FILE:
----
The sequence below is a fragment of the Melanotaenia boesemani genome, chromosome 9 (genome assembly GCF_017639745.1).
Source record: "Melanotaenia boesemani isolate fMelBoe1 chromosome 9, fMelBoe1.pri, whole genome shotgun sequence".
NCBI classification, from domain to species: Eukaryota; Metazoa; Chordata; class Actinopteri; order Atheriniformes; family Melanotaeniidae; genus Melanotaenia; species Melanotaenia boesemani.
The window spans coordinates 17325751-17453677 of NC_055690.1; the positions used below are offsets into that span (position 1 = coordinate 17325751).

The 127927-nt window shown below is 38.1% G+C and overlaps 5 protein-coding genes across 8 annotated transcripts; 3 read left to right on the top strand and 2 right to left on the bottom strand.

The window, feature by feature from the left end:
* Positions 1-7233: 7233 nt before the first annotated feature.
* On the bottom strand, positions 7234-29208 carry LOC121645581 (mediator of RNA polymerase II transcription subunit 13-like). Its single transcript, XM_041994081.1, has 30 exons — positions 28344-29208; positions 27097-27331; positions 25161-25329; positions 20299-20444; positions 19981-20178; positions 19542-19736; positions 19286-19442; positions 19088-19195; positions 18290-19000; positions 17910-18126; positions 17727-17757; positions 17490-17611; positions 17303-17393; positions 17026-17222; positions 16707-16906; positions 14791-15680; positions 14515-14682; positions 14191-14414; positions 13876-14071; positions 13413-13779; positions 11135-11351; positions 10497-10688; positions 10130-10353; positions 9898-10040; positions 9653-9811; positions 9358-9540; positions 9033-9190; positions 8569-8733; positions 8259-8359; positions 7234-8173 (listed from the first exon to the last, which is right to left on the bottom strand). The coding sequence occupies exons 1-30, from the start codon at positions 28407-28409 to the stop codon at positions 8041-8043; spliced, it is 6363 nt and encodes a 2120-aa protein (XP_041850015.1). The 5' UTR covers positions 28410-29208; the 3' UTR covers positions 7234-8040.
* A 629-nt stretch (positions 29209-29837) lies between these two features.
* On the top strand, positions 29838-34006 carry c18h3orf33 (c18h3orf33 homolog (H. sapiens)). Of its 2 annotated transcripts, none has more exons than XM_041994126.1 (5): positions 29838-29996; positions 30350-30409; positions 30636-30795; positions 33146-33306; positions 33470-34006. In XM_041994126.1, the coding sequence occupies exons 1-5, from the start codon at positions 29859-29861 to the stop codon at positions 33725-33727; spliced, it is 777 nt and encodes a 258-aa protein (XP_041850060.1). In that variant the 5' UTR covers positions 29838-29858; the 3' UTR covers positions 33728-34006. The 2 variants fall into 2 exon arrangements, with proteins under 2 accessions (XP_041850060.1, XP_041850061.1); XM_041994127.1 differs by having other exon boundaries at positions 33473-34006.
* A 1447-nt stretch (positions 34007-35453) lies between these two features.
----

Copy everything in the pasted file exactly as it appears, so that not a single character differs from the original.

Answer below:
The sequence below is a fragment of the Melanotaenia boesemani genome, chromosome 9 (genome assembly GCF_017639745.1).
Source record: "Melanotaenia boesemani isolate fMelBoe1 chromosome 9, fMelBoe1.pri, whole genome shotgun sequence".
NCBI classification, from domain to species: Eukaryota; Metazoa; Chordata; class Actinopteri; order Atheriniformes; family Melanotaeniidae; genus Melanotaenia; species Melanotaenia boesemani.
The window spans coordinates 17325751-17453677 of NC_055690.1; the positions used below are offsets into that span (position 1 = coordinate 17325751).

The 127927-nt window shown below is 38.1% G+C and overlaps 5 protein-coding genes across 8 annotated transcripts; 3 read left to right on the top strand and 2 right to left on the bottom strand.

The window, feature by feature from the left end:
* Positions 1-7233: 7233 nt before the first annotated feature.
* On the bottom strand, positions 7234-29208 carry LOC121645581 (mediator of RNA polymerase II transcription subunit 13-like). Its single transcript, XM_041994081.1, has 30 exons — positions 28344-29208; positions 27097-27331; positions 25161-25329; positions 20299-20444; positions 19981-20178; positions 19542-19736; positions 19286-19442; positions 19088-19195; positions 18290-19000; positions 17910-18126; positions 17727-17757; positions 17490-17611; positions 17303-17393; positions 17026-17222; positions 16707-16906; positions 14791-15680; positions 14515-14682; positions 14191-14414; positions 13876-14071; positions 13413-13779; positions 11135-11351; positions 10497-10688; positions 10130-10353; positions 9898-10040; positions 9653-9811; positions 9358-9540; positions 9033-9190; positions 8569-8733; positions 8259-8359; positions 7234-8173 (listed from the first exon to the last, which is right to left on the bottom strand). The coding sequence occupies exons 1-30, from the start codon at positions 28407-28409 to the stop codon at positions 8041-8043; spliced, it is 6363 nt and encodes a 2120-aa protein (XP_041850015.1). The 5' UTR covers positions 28410-29208; the 3' UTR covers positions 7234-8040.
* A 629-nt stretch (positions 29209-29837) lies between these two features.
* On the top strand, positions 29838-34006 carry c18h3orf33 (c18h3orf33 homolog (H. sapiens)). Of its 2 annotated transcripts, none has more exons than XM_041994126.1 (5): positions 29838-29996; positions 30350-30409; positions 30636-30795; positions 33146-33306; positions 33470-34006. In XM_041994126.1, the coding sequence occupies exons 1-5, from the start codon at positions 29859-29861 to the stop codon at positions 33725-33727; spliced, it is 777 nt and encodes a 258-aa protein (XP_041850060.1). In that variant the 5' UTR covers positions 29838-29858; the 3' UTR covers positions 33728-34006. The 2 variants fall into 2 exon arrangements, with proteins under 2 accessions (XP_041850060.1, XP_041850061.1); XM_041994127.1 differs by having other exon boundaries at positions 33473-34006.
* A 1447-nt stretch (positions 34007-35453) lies between these two features.